For years, television advertisers have targeted what they call the “key demo” – people between the ages of 18 and 49. But when Credit Suisse set out to determine which demographic actually spends the most money, it turned out to be the silver-haired set. In the G6 — France, Germany, Italy, Japan, the U.K. and the U.S. — consumers over the age of 50 account for the majority of consumer spending.
The result isn’t entirely surprising, as unemployment is relatively high among young people the world over. In the U.S., they’re often loaded down with student debt, too. Net wealth, meanwhile, peaks in the 55-to-64 age bracket, an age at which many people have finished raising families and are paying down big debts such as mortgages.
Thus, older people tend to have a larger pile of disposable cash than their younger counterparts. The 50-plus age bracket accounts for 58.1 percent of total spending in Germany, 54.2 percent in the U.S. and 59.7 percent in Germany. And don’t make any assumptions about what this “key demo” buys – their consumption of goods normally associated with youth—such as video games – is on the rise. (May 2015)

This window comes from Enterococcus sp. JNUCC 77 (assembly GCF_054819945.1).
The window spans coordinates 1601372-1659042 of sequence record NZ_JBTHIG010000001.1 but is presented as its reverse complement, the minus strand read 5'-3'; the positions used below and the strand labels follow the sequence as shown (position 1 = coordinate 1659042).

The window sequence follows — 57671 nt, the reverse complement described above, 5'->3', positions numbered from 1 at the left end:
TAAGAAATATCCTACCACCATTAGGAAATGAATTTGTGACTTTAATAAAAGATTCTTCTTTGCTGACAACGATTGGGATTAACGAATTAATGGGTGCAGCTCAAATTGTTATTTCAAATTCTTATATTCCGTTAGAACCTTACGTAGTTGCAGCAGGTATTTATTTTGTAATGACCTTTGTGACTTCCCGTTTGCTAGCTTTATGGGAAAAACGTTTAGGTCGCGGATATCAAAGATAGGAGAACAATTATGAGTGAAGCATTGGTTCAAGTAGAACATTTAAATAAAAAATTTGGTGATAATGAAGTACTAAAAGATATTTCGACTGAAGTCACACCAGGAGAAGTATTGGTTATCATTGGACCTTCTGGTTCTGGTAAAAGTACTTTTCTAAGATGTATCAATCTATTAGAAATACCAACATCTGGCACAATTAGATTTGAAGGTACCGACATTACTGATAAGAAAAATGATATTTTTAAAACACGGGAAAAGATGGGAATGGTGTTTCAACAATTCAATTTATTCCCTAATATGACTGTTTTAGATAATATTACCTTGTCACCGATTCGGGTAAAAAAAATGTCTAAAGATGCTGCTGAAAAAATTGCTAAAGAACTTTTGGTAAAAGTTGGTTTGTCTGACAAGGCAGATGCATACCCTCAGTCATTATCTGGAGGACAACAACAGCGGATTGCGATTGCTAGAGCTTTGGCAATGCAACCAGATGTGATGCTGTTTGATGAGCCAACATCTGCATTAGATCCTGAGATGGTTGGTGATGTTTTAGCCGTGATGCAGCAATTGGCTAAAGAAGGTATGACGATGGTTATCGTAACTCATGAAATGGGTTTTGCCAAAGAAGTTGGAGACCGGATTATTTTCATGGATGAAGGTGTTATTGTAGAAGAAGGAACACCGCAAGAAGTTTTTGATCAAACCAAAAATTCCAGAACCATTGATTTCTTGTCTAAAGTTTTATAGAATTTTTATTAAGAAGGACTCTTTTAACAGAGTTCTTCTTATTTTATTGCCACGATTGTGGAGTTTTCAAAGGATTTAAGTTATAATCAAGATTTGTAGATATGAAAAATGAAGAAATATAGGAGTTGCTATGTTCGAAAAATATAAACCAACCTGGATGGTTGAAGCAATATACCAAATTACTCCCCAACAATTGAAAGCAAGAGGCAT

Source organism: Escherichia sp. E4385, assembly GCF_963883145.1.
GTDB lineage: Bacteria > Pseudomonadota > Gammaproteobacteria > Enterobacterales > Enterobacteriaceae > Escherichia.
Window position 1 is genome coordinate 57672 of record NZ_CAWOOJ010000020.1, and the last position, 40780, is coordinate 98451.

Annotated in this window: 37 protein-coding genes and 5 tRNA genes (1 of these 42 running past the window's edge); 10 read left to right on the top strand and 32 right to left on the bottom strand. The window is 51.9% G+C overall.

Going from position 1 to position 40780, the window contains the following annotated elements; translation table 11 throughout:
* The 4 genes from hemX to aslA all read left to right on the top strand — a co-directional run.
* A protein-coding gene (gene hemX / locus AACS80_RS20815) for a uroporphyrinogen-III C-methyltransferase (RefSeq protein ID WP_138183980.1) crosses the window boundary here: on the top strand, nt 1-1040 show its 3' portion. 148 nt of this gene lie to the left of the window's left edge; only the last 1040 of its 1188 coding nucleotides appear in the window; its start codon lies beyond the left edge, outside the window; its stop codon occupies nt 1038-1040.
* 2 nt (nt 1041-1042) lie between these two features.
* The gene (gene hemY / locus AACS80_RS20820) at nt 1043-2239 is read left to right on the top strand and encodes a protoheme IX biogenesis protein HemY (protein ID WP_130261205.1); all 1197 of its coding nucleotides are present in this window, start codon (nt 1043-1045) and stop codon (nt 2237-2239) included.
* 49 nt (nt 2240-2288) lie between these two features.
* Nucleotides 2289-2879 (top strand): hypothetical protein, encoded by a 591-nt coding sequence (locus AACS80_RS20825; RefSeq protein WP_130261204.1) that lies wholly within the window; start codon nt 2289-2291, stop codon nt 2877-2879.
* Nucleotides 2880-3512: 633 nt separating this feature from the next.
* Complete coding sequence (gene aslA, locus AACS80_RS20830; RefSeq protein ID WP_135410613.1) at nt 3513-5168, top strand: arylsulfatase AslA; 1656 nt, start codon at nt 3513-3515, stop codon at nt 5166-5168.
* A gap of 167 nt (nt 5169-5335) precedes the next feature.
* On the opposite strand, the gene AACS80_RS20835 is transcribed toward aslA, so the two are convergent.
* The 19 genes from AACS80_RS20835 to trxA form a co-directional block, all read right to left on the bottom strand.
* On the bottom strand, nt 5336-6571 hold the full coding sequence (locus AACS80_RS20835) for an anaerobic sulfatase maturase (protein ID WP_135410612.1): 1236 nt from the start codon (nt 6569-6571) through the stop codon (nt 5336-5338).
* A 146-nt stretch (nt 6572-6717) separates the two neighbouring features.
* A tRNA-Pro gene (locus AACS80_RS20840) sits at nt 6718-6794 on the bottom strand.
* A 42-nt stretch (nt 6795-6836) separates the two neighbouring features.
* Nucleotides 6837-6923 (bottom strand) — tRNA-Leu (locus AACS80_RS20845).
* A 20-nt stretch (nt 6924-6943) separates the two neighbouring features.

Global Energy Subsidies Exceed Health Spending
Governments spend more on energy subsidies than they do on healthcare. That’s the conclusion of an IMF report released this month, which estimates the global cost of energy subsidies will be $5.3 trillion in 2015, or 6.5 percent of the world’s GDP.
Government health spending, by contrast, is expected to total just 6 percent of GDP. Mind you, the report defined the “total costs” of energy subsidies more expansively than usual combining both the government measures that keep consumer energy prices below market levels and the costs of damage to people and the environment caused by energy consumption, such as the negative health effects of air pollution and traffic congestion.
Eliminating energy subsidies completely would boost government revenue by $2.9 trillion, the study claims. Those resources, write IMF directors Benedict Clements and Vitor Gaspar, “could be used to meet critical public spending needs or reduce taxes that are choking economic growth.” (May 2015)